batteries, you can be sure that the current regulator circuit is not over
engineered.

Joe

> {Original Message removed}

2005\12\20@100710 by R. I. Nelson

picon face
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Peter Todd wrote:

{Quote hidden}

So what would be wrong with buying 10 of the $1 laser pointers, hacking
all of them to fit the project and keeping them on hand as long as you
are around to repair it or include them as spares in the deal.



part 2 391 bytes content-type:text/x-vcard; charset=utf-8;
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tel;work:1-(920)-229-7152
tel;home:1-(920)-748-7443
note;quoted-printable:Custom design and building of small electro mechanical devices.=0D=0A=
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2005\12\20@103911 by Peter Todd

picon face
On Tue, Dec 20, 2005 at 09:45:50AM -0500, M. Adam Davis wrote:
> I suppose there's a reason you're not simply using the hour hand from
> a strong clock module?
>
> www.klockit.com/products/dept-157__sku-AAAAG.html
>
> The nice thing is that these are coil actuated, so if the timing isn't
> right, rip out the circuit, and pulse the coil yourself.  Put it on
> the hour hand.  The second hand is moved 1/60 rev each pulse, the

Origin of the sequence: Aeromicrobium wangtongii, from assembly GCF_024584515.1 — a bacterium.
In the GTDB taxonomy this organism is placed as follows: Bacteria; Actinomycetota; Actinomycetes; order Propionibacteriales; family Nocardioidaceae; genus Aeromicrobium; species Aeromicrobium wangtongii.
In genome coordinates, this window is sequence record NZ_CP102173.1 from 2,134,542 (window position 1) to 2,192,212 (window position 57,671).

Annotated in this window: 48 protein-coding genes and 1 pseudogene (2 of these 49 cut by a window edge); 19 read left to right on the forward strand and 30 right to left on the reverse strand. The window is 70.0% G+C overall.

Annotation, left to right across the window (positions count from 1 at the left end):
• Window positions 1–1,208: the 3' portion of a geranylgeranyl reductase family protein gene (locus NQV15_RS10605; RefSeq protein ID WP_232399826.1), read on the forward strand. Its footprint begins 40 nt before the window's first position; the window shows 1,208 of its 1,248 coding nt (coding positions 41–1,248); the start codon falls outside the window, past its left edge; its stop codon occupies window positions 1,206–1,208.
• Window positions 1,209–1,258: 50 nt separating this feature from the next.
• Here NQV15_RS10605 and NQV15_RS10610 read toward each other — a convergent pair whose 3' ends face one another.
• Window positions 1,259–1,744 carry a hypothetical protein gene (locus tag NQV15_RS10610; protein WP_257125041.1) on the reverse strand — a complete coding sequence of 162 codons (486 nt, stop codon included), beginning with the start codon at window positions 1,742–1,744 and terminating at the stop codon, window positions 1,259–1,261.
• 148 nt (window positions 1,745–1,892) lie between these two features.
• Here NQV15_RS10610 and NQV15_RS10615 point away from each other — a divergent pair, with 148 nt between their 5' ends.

> minute hand goes 1/3600 rev per pulse, and hour hand 1/216,000 rev per
> pulse.
>
> The advantage above a micro-stepping stepper motor is that you don't
> need current between pulses, and in fact you could run the whole
> assembly off a AA cell for the year.  Not to mention much higher
> resolution and accuracy than the microstepping stepper.  Not that it
> matters much since you're running the laser continuously...

Yeah, this will be wired to mains current. Though I do plan to add a
supercap to power the PIC only for short power outages. I've done that
once before for another clock powered off of a doorbell circuit and it's
been tolerating about 10 power outages a day from people ringing the
doorbell for months now with no problem. I just made it possible to have
it detect when it's running off of the capacitor by isolating the PIC's
Vcc from the rest of the circuit with a diode, then added a connection
to the normal power to an IO line, the second the PIC detects that IO
line go low it drastically reduces it's oscillator speed to go into
low-power mode.

As for why you'd power a clock from a doorbell circuit? Well, it's an
old house, and I wasn't allowed to touch anything more than a small